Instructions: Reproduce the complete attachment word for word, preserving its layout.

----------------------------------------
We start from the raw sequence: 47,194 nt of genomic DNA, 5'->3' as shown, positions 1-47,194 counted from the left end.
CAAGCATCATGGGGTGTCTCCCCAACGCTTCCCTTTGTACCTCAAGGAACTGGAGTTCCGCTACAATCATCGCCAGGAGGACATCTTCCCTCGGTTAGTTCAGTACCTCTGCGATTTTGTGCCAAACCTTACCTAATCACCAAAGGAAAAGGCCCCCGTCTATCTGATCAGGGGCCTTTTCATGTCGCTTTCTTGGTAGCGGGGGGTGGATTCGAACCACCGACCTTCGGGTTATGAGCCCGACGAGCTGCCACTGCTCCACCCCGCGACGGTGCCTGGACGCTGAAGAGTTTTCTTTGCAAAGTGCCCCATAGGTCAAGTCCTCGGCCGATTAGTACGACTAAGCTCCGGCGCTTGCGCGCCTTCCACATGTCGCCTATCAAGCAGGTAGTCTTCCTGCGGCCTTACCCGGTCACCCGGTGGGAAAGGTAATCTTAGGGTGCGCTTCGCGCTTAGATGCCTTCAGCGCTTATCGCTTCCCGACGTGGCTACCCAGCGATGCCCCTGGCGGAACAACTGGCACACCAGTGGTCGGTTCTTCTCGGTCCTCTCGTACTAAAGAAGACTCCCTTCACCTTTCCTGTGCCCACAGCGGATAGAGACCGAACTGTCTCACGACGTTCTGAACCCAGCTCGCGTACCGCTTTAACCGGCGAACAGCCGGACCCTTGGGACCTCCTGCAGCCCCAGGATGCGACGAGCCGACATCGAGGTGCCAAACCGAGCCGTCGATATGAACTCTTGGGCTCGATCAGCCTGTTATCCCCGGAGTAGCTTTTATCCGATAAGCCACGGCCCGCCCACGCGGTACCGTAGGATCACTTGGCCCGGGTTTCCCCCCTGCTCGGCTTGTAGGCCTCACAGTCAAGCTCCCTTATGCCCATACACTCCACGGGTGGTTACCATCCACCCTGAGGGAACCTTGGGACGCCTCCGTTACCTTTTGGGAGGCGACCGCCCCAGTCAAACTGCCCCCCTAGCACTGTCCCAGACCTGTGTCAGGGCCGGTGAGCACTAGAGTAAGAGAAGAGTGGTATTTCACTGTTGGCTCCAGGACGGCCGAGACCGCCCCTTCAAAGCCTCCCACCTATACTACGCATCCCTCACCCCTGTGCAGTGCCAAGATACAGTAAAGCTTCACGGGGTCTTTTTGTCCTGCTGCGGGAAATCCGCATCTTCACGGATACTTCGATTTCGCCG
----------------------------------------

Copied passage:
We start from the raw sequence: 47,194 nt of genomic DNA, 5'->3' as shown, positions 1-47,194 counted from the left end.
CAAGCATCATGGGGTGTCTCCCCAACGCTTCCCTTTGTACCTCAAGGAACTGGAGTTCCGCTACAATCATCGCCAGGAGGACATCTTCCCTCGGTTAGTTCAGTACCTCTGCGATTTTGTGCCAAACCTTACCTAATCACCAAAGGAAAAGGCCCCCGTCTATCTGATCAGGGGCCTTTTCATGTCGCTTTCTTGGTAGCGGGGGGTGGATTCGAACCACCGACCTTCGGGTTATGAGCCCGACGAGCTGCCACTGCTCCACCCCGCGACGGTGCCTGGACGCTGAAGAGTTTTCTTTGCAAAGTGCCCCATAGGTCAAGTCCTCGGCCGATTAGTACGACTAAGCTCCGGCGCTTGCGCGCCTTCCACATGTCGCCTATCAAGCAGGTAGTCTTCCTGCGGCCTTACCCGGTCACCCGGTGGGAAAGGTAATCTTAGGGTGCGCTTCGCGCTTAGATGCCTTCAGCGCTTATCGCTTCCCGACGTGGCTACCCAGCGATGCCCCTGGCGGAACAACTGGCACACCAGTGGTCGGTTCTTCTCGGTCCTCTCGTACTAAAGAAGACTCCCTTCACCTTTCCTGTGCCCACAGCGGATAGAGACCGAACTGTCTCACGACGTTCTGAACCCAGCTCGCGTACCGCTTTAACCGGCGAACAGCCGGACCCTTGGGACCTCCTGCAGCCCCAGGATGCGACGAGCCGACATCGAGGTGCCAAACCGAGCCGTCGATATGAACTCTTGGGCTCGATCAGCCTGTTATCCCCGGAGTAGCTTTTATCCGATAAGCCACGGCCCGCCCACGCGGTACCGTAGGATCACTTGGCCCGGGTTTCCCCCCTGCTCGGCTTGTAGGCCTCACAGTCAAGCTCCCTTATGCCCATACACTCCACGGGTGGTTACCATCCACCCTGAGGGAACCTTGGGACGCCTCCGTTACCTTTTGGGAGGCGACCGCCCCAGTCAAACTGCCCCCCTAGCACTGTCCCAGACCTGTGTCAGGGCCGGTGAGCACTAGAGTAAGAGAAGAGTGGTATTTCACTGTTGGCTCCAGGACGGCCGAGACCGCCCCTTCAAAGCCTCCCACCTATACTACGCATCCCTCACCCCTGTGCAGTGCCAAGATACAGTAAAGCTTCACGGGGTCTTTTTGTCCTGCTGCGGGAAATCCGCATCTTCACGGATACTTCGATTTCGCCG